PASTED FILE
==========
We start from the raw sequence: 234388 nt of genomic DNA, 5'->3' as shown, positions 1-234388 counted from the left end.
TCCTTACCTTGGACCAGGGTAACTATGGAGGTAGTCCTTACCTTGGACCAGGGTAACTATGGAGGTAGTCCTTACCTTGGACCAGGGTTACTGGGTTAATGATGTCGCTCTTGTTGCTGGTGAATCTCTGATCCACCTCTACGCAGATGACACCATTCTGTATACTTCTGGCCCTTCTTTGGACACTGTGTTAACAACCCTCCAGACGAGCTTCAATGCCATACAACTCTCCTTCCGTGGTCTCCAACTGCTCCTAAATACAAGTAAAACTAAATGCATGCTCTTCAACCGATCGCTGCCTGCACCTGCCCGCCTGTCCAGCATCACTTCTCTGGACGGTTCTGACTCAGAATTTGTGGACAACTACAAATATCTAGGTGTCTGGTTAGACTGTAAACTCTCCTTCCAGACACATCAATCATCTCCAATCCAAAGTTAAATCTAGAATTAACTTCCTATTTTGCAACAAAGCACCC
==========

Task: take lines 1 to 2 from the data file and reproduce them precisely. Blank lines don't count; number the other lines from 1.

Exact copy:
We start from the raw sequence: 234388 nt of genomic DNA, 5'->3' as shown, positions 1-234388 counted from the left end.
TCCTTACCTTGGACCAGGGTAACTATGGAGGTAGTCCTTACCTTGGACCAGGGTAACTATGGAGGTAGTCCTTACCTTGGACCAGGGTTACTGGGTTAATGATGTCGCTCTTGTTGCTGGTGAATCTCTGATCCACCTCTACGCAGATGACACCATTCTGTATACTTCTGGCCCTTCTTTGGACACTGTGTTAACAACCCTCCAGACGAGCTTCAATGCCATACAACTCTCCTTCCGTGGTCTCCAACTGCTCCTAAATACAAGTAAAACTAAATGCATGCTCTTCAACCGATCGCTGCCTGCACCTGCCCGCCTGTCCAGCATCACTTCTCTGGACGGTTCTGACTCAGAATTTGTGGACAACTACAAATATCTAGGTGTCTGGTTAGACTGTAAACTCTCCTTCCAGACACATCAATCATCTCCAATCCAAAGTTAAATCTAGAATTAACTTCCTATTTTGCAACAAAGCACCC